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Analytical strategies to include the X-chromosome in variance heterogeneity analyses: evidence for trait-specific polygenic variance structure

By Wei Q. Deng, Shihong Mao, Anette Kalnapenkis, Tõnu Esko, Reedik Mägi, Guillaume Paré, Lei Sun

Posted 23 Apr 2018
bioRxiv DOI: 10.1101/306654 (published DOI: 10.1002/gepi.22247)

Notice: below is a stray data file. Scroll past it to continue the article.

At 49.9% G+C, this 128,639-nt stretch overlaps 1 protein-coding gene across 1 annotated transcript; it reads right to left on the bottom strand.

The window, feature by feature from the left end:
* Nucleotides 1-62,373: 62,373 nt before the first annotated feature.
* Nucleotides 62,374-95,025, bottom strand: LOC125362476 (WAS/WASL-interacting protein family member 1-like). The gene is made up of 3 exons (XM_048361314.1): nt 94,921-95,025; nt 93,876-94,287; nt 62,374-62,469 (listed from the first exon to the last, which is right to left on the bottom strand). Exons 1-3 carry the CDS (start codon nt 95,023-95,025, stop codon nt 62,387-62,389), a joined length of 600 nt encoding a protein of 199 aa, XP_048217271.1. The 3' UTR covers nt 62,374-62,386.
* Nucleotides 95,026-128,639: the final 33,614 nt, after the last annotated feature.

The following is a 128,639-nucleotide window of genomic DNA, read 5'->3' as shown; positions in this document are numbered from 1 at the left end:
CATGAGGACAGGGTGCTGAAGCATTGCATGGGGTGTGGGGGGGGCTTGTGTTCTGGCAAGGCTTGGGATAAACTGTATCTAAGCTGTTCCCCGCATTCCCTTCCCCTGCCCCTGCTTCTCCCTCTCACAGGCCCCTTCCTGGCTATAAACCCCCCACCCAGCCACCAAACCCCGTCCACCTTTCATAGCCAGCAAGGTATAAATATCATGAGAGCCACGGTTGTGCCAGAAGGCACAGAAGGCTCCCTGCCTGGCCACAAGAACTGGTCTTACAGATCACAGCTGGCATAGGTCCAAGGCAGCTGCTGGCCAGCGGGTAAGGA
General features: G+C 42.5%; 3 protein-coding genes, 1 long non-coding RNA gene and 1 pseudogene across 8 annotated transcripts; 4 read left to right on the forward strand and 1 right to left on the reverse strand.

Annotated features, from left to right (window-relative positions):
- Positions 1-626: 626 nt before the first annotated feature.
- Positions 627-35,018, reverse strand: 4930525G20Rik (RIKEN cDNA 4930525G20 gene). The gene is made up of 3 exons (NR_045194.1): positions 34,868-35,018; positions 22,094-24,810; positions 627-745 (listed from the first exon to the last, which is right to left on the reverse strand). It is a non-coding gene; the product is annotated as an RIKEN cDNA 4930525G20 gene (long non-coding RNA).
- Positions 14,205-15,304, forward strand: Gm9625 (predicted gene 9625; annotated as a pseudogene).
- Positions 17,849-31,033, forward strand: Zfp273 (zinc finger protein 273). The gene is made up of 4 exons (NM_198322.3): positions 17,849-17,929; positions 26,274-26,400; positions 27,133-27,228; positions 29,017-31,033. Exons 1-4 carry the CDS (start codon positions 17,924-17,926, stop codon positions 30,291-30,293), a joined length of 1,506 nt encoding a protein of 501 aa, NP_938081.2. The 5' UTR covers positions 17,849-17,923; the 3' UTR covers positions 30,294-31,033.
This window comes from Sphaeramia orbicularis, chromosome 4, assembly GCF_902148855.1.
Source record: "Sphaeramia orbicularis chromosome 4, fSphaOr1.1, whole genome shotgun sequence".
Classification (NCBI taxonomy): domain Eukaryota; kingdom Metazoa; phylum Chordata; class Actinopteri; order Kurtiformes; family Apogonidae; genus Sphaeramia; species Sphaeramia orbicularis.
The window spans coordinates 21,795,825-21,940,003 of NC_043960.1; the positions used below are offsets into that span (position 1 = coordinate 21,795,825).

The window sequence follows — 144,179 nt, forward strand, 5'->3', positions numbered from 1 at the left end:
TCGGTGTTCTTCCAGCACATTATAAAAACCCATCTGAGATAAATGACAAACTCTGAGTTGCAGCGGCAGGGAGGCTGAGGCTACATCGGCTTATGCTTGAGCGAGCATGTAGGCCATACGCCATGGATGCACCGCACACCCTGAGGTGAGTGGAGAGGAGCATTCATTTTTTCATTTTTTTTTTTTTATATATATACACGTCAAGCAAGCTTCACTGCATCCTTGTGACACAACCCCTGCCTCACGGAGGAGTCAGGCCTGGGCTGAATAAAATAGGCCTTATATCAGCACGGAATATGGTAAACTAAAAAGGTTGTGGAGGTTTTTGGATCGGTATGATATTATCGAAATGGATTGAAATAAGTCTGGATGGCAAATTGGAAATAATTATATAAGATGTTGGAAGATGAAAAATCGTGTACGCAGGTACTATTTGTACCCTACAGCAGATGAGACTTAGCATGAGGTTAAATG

Genotype-stratified variance of a quantitative trait could differ in the presence of gene-gene or gene-environment interactions. Genetic markers associated with phenotypic variance are thus considered promising candidates for follow-up interaction or joint location-scale analyses. However, as in studies of main effects, the X-chromosome is routinely excluded from ‘whole-genome’ scans due to analytical challenges. Specifically, as males carry only one copy of the X-chromosome, the inherent sex-genotype dependency could bias the trait-genotype association, through sexual dimorphism in quantitative traits with sex-specific means or variances. Here we investigate phenotypic variance heterogeneity associated with X-chromosome SNPs and propose valid and powerful strategies. Among those, a generalized Levene’s test has adequate power and remains robust to sexual dimorphism. An alternative approach is sex-stratified analysis but at the cost of slightly reduced power and modeling flexibility. We applied both methods to an Estonian study of gene expression quantitative trait loci (eQTL; n =841), and two complex trait studies of height, hip and waist circumferences, and body mass index from multi-ethnic study of atherosclerosis (MESA; n =2,073) and UK Biobank (UKB; n =327,393). Consistent with previous eQTL findings on mean, we found some but no conclusive evidence for cis regulators being enriched for variance association. SNP rs2681646 is associated with variance of waist circumference ( p =9.5E-07) at X-chromosome-wide significance in UKB, with a suggestive female-specific effect in MESA ( p =0.048). Collectively, an enrichment analysis using permutated UKB ( p <1/10) and MESA ( p <1/100) datasets, suggests a possible polygenic structure for the variance of human height.

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